There is undoubtedly a connection between credit card information theft and the burglary of personal identity. When a person uses his credit card at the gas pump, there’s a good possibility that he’ll find fraudulent charges on his credit report soon. The following will offer some insight into how ID thieves get the personal data they use to destroy the lives of their victims, as well as some suggestions that may help stop this crime from harming any more individuals.
Pittsfield, MA -- (SBWIRE) -- 01/10/2013 -- A man pulls up to a self-serve gas pump and puts his credit card into the appropriate space to pay for his gas. Little does he know, there’s a “skimmer” attached to the pump, and it just copied his charge card information. This data is picked up by an identity thief and all hell breaks loose on this poor man’s credit standing. Credit card ID theft happens as easily as that, and police across the country are warning consumers not to use their debit/credit cards to make gas purchases or to withdraw money from ATMs. There is no way to know if a “skimmer” is in place on every ATM machine or gas pump in the country; an individual only finds out several months to a year later that his identity has been stolen in this manner. Law enforcement agents strongly suggest using cash to make gas purchases an to go inside a bank to withdraw cash, rather than use an ATM. Of course, the situation often arises that someone needs cash late at night, so using an ATM is the only option. Just hope there’s no “skimmer” attached to the machine one uses to get cash from.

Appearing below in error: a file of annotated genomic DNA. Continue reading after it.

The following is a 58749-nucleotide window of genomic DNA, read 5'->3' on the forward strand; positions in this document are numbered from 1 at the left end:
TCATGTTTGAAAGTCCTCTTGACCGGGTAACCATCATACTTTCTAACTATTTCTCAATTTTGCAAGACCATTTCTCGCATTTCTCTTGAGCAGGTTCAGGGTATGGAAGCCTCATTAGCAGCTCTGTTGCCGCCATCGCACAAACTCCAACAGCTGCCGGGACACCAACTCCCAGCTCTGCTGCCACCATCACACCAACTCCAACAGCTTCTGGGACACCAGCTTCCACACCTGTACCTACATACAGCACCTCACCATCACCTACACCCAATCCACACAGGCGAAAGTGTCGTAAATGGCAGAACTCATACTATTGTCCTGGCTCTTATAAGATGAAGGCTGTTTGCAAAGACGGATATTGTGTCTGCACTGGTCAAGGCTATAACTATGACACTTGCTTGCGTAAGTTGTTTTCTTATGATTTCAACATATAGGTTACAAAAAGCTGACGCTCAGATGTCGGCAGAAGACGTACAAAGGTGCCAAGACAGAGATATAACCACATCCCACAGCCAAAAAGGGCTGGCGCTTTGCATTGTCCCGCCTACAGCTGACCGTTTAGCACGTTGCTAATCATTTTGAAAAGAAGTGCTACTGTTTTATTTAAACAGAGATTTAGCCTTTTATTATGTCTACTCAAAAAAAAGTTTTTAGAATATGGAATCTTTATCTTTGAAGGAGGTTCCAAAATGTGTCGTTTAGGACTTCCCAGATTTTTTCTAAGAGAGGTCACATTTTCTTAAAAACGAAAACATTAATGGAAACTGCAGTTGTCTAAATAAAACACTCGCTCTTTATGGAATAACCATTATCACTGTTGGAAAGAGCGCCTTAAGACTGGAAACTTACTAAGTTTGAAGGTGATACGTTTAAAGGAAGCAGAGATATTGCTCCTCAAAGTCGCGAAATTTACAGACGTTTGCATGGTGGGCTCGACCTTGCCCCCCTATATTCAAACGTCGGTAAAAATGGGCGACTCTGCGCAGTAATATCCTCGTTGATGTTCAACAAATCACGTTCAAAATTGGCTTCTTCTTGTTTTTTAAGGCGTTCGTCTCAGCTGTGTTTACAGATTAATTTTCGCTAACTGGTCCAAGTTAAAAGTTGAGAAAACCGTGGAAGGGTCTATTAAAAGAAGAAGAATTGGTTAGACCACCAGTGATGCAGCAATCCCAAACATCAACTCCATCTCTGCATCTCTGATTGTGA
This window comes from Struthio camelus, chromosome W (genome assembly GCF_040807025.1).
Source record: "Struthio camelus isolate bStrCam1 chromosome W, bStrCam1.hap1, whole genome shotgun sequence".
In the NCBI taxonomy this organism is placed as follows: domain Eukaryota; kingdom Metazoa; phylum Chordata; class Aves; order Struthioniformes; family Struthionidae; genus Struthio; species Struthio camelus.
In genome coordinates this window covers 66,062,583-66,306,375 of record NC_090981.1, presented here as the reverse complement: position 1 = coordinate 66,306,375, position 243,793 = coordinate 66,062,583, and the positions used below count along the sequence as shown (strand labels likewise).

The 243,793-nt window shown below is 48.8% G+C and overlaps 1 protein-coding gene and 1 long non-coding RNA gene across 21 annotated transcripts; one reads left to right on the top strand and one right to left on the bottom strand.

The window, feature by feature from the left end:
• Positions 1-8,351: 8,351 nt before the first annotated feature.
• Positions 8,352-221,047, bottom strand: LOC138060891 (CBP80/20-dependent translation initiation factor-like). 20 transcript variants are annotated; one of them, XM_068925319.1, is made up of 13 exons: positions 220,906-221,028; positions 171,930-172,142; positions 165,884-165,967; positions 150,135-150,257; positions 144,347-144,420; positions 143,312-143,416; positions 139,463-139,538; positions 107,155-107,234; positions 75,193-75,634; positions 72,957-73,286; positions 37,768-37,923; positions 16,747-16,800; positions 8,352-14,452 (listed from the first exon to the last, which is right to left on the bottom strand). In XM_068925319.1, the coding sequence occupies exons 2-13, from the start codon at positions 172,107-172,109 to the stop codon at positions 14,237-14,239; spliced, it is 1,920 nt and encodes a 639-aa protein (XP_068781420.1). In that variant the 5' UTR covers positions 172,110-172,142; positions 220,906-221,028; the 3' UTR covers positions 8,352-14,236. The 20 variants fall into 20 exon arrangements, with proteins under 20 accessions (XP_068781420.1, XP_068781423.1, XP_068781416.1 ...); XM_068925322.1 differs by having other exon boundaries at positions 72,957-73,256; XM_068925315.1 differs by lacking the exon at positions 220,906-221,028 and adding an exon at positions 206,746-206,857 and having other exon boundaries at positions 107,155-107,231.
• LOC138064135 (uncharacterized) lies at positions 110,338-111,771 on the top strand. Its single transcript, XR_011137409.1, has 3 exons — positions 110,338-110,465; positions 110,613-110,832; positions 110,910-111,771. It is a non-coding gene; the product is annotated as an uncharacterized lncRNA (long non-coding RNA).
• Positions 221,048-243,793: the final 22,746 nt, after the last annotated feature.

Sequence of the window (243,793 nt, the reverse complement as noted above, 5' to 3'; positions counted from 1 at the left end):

A person who is victimized by credit card information theft feels violated, helpless, and angry. They are often unaware of the theft until many months have passed, and then they may only find out about it by accident. Some ideas to help folks avoid being targeted by an ID thief include the simple act of covering one’s charge card as much as possible when using it for a purchase. If one physically leans over the counter while a credit card is being processed, one can keep the numbers on the card confidential. Additionally, requiring the cashier to see proof of identification is important. If the face and signature of the person using the card do not exactly match the face and signature on the card or driver’s license produced for proof of ID, the clerk must stop the transaction immediately.
More Tips to Prevent Credit Card Information Theft
Legal-yogi.com, an online repository of all manner of law located in located in Pittsfield, has more information on this topic and is happy to share it with interested parties.
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